The ombudsman program serves all residents in licensed long-term care facilities. This includes skilled nursing homes, assisted living centers and board-and-care homes. They will act on behalf of any resident, including short-term rehab patients who are co-located in long-term facilities.
How Ombudsmen Can Help
How can you recruit this system to help your patients?
Start by finding the phone number. The law requires that all long-term facilities post contact information for the relevant ombudsman in a public area, although some places manage to hide it pretty well. If so, an Internet search can often help.
Give them a call and provide, at a minimum, the resident’s name, their home facility and a description of the complaint. Your name and contact information would also be helpful. Within 24 hours for life-threatening complaints, and otherwise “as soon as reasonably possible,” a representative of the ombudsman will visit the patient to discuss the matter. With permission from the patient or the patient’s proxy or guardian, they can review any patient records or documentation; if they believe the guardian is not acting in the patient’s best interest, it’s also possible to bypass such permission. Facility staff must provide the ombudsman with access to patients, charts and the facility, and must not willfully interfere with investigations. For their part, ombudsmen must be free from conflicts of interest, including Adult Protective Services responsibilities (and are not permitted to act as a proxy or surrogate for individual patients), and in turn have some immunity from prosecution due to execution of their duties.
Although you can report complaints anonymously, this can make it difficult for the ombudsman to follow up with you if additional details are needed. It’s reasonable to be concerned about sticking your neck out but the law requires the ombudsman to respect your confidentiality, in some cases even where a legal requirement for reporting exists (such as elder abuse). Without a court order or your explicit consent, your name will not be released. It’s also illegal for staff to retaliate against you, the patient or anybody else for their involvement in an investigation.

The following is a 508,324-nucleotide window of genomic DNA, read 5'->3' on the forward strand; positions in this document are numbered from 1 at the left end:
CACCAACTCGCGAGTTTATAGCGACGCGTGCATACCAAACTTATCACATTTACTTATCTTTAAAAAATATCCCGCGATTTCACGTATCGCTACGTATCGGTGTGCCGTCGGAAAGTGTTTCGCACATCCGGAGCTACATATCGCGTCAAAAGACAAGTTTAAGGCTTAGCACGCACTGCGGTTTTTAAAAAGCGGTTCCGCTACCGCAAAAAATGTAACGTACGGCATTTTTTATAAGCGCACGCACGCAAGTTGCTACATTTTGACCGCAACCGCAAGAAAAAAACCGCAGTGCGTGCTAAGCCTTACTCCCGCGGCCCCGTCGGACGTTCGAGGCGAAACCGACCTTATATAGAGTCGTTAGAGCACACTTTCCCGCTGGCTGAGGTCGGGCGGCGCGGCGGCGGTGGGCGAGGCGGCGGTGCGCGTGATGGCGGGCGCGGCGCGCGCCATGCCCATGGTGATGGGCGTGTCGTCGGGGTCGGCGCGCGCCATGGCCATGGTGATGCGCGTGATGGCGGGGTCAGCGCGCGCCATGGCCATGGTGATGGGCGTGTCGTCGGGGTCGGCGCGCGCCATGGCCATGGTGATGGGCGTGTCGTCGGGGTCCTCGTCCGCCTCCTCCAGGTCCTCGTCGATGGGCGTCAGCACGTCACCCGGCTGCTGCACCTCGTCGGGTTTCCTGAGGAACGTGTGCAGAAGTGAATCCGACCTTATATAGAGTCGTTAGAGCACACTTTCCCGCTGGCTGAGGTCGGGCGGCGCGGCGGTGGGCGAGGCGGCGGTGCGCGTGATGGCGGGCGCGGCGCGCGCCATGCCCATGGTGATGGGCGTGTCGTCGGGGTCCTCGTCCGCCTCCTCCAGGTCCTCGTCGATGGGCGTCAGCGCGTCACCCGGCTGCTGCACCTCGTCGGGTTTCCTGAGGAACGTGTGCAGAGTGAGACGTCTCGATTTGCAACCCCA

What powers do ombudsman’s representatives wield? They are not police, and do not function in an enforcement capacity. Beyond the protections we just described, they have no independent authority as regulators. But they are intimately familiar with the rights of residents and their various avenues of recourse. They know the phone numbers and which doors to knock on, which names to drop and how to make things happen. They have legal advice and representation on-call. They do maintain close relationships with agencies like the Department of Public Health, and if necessary will involve them in criminal cases, such as those revealing actual abuse or gross negligence. Most complaints, however, involve hygiene care, staff attitudes, environmental disrepair and other issues we’re all familiar with. Thus, their main tools are negotiation and mediation, along with perseverance and the explicit, single-minded mission of fighting for those who need a champion.
Does it work? I’ve invoked the ombudsman for half a dozen patients, and while it hasn’t always achieved exactly what I wanted, I feel they’ve always given it the best possible chance. According to the national statistics, each year around 75% of complaints are resolved satisfactorily.
And compared to some of our interventions, that’s not bad at all.
Thanks to the Massachusetts Executive Office of Elder Affairs for its assistance with this piece.
Brandon Oto, BA, NREMT-B, is a field EMT and PA student from the New England area, as well as editor of EMSBasics.com and LitWhisperers.com. His interests include BLS fundamentals, evidence-based medicine, ECG interpretation, and cardiac arrest care.